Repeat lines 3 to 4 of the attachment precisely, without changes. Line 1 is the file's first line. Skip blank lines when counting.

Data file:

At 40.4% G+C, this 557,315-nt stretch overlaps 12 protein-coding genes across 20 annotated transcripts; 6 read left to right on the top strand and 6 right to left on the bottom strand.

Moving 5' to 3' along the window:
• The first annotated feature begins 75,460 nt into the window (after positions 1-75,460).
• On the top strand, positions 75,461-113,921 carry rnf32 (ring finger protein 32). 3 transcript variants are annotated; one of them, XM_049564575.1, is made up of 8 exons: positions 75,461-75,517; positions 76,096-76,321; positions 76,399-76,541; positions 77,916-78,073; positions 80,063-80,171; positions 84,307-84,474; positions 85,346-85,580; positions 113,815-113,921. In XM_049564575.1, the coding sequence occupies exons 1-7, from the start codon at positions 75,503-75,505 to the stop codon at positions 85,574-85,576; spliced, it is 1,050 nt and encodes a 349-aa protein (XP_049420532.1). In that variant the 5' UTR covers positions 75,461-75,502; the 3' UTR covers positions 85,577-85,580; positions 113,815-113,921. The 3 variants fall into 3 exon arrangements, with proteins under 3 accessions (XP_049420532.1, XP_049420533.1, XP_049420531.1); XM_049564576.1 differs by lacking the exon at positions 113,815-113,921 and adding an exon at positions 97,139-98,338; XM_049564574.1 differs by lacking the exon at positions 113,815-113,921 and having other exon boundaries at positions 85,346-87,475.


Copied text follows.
• The first annotated feature begins 75,460 nt into the window (after positions 1-75,460).
• On the top strand, positions 75,461-113,921 carry rnf32 (ring finger protein 32). 3 transcript variants are annotated; one of them, XM_049564575.1, is made up of 8 exons: positions 75,461-75,517; positions 76,096-76,321; positions 76,399-76,541; positions 77,916-78,073; positions 80,063-80,171; positions 84,307-84,474; positions 85,346-85,580; positions 113,815-113,921. In XM_049564575.1, the coding sequence occupies exons 1-7, from the start codon at positions 75,503-75,505 to the stop codon at positions 85,574-85,576; spliced, it is 1,050 nt and encodes a 349-aa protein (XP_049420532.1). In that variant the 5' UTR covers positions 75,461-75,502; the 3' UTR covers positions 85,577-85,580; positions 113,815-113,921. The 3 variants fall into 3 exon arrangements, with proteins under 3 accessions (XP_049420532.1, XP_049420533.1, XP_049420531.1); XM_049564576.1 differs by lacking the exon at positions 113,815-113,921 and adding an exon at positions 97,139-98,338; XM_049564574.1 differs by lacking the exon at positions 113,815-113,921 and having other exon boundaries at positions 85,346-87,475.